So what does this have to do with business? It occurred to me that many entrepreneurs start something that they identify as missing, flawed or incomplete. The fact that they are able to vision this means that they have a concern for this need and that is why they can notice it. This is good from the point of visioning, but it will also prove very difficult to get investors, partners and consumers interested until they too can see the need.

For big organizations they put their new products in front of us through marketing and advertising and telling us the story of the possibilities the new product will create for us. This gets it quickly adopted and widely noticed. For the entrepreneur it is a far longer and slower process. In the same way a salesman looks at his prospects and tries to convert as many to sales, the entrepreneur must maximize every interaction to ensure that the listener leaves with a clear vision of this product’s need, and the space of possibilities it will create once  in the world.

Once your listener can notice, they too will suddenly feel like they are being hounded by the opportunities for your product – and they too will then unconsciously become your speaker. This is important from a promotional point of view but more important in drawing in interested parties to build your products network.

Make sure you produce the vision every time in your listener, because that is where you will get the most powerful interaction, these listeners will see the exit signs like the fire alarm was ringing. If the listener leaves with a blurred vision, they will not notice that exit sign but take the exit!

social-mediaWe all agree that social media is really effective in discovering people who have similar passions. Still, being in sites like Linkedin and Facebook, where people are connecting randomly it is hard to understand the value of these relationships you are building. It is possible, there isn’t any… But we will never be able to build deep relationships without one on one interaction or meetings in person… So, here are some steps to take virtual social interactions into real world:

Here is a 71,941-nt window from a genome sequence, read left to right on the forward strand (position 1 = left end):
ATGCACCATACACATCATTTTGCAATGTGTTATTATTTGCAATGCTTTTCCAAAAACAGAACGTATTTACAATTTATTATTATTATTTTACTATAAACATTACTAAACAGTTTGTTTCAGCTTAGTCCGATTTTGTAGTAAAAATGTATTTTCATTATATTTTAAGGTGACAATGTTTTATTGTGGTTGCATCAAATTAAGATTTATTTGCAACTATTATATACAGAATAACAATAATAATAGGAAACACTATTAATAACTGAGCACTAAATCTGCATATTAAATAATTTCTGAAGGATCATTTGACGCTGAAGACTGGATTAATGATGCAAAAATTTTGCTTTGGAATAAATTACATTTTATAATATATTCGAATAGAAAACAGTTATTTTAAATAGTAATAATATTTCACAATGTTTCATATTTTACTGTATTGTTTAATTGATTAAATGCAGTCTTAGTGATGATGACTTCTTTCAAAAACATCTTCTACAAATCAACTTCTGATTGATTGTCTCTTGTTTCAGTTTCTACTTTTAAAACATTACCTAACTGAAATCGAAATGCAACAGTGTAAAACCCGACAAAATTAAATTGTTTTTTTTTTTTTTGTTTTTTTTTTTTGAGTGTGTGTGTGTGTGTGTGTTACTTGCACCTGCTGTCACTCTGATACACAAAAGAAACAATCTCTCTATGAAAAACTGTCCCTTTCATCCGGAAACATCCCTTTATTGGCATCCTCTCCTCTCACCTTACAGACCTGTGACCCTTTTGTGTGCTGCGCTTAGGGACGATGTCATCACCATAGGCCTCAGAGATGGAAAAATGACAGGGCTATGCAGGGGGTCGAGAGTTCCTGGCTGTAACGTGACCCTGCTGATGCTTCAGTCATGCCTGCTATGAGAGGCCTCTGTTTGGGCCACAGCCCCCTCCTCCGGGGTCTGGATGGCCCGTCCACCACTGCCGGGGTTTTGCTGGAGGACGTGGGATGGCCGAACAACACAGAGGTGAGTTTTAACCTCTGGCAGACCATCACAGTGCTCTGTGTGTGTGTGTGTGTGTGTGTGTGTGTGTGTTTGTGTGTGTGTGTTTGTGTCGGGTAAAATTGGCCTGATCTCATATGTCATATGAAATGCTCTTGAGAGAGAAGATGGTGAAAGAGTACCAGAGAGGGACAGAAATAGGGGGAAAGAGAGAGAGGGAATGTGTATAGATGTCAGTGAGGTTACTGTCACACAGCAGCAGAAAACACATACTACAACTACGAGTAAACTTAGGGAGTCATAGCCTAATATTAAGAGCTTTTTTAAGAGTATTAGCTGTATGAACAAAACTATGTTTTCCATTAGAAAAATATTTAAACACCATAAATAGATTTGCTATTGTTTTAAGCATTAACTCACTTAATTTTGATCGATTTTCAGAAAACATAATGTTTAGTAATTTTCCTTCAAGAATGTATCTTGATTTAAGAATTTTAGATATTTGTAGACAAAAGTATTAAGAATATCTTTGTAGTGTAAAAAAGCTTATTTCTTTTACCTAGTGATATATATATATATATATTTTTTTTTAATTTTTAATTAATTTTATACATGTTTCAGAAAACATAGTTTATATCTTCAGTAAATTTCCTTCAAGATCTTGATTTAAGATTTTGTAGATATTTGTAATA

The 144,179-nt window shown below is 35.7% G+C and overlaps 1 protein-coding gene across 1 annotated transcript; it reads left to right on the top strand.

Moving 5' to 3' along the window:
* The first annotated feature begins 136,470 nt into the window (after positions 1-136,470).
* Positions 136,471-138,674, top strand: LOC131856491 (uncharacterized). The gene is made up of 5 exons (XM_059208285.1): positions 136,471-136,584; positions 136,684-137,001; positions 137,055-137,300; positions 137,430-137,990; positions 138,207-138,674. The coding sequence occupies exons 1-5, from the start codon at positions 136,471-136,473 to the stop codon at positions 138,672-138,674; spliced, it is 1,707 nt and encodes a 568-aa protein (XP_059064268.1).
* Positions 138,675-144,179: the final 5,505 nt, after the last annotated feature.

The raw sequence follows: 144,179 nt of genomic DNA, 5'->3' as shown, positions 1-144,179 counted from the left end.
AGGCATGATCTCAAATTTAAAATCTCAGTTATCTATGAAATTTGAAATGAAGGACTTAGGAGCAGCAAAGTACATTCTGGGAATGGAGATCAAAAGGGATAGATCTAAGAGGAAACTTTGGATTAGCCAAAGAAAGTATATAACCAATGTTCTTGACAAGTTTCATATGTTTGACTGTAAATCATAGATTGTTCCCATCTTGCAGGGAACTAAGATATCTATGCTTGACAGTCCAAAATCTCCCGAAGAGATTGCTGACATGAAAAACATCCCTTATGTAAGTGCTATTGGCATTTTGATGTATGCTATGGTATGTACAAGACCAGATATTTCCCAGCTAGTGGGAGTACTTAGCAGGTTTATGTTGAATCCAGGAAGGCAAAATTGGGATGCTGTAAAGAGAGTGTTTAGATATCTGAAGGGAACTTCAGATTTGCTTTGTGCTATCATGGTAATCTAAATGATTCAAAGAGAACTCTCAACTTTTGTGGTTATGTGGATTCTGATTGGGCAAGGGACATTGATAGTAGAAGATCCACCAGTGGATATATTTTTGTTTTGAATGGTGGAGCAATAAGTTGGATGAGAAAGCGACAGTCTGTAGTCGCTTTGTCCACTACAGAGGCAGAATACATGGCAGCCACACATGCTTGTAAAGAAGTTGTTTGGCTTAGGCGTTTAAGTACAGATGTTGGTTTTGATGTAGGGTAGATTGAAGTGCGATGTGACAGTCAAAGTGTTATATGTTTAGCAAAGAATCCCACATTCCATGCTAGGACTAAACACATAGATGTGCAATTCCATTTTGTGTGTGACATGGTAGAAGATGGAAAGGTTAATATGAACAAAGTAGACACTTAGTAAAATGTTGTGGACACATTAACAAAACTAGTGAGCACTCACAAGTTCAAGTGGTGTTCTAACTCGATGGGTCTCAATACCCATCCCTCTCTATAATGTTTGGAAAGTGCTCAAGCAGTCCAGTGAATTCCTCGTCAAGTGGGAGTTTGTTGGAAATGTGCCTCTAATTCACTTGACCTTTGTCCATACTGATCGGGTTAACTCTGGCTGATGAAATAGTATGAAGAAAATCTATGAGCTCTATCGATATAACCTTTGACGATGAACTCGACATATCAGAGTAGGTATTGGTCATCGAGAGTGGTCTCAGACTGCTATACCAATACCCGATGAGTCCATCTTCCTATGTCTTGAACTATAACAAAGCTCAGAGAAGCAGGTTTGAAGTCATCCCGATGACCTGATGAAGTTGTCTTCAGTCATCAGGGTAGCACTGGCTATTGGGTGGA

1) Be present in community networks

Meet people in community forums that share your common interests. This way you can build relationships with people who live close to you and so you have access to them… In case of social media, these relationships can be in different parts of the world and not be as meaningful for your work or personal interests…

2) Take your business cards to these events

Don’t underestimate the value of business cards…it is great to have blogs, twitter accounts – but there is just a simple problem – to find you in cyberspace, one needs to know your full name….what if they got the wrong spellings or wrong name. With a business card, one can always Google your name…

3) Build Relationships

Yes, you can ReTweet posts and help other elevate their profiles…Still, there is value in sharing other gifts than RTs. Try calling some people you haven’t spoken in a while…you will be surprised how much more pleasure it is to talk to people than to DM or Email.

4) Understand social

Historically, social has been associated with people meeting, talking, exchanging ideas in person. These conversations have led to many innovations, wars and even consensus…the MasterMind thoery dictates that it requires people to exchange ideas that create possibilities they could not see for themselves… Humans will always be Social Animals…Long way before we become Cyber Beasts. So, engage in brainstorming ideas in a conversation….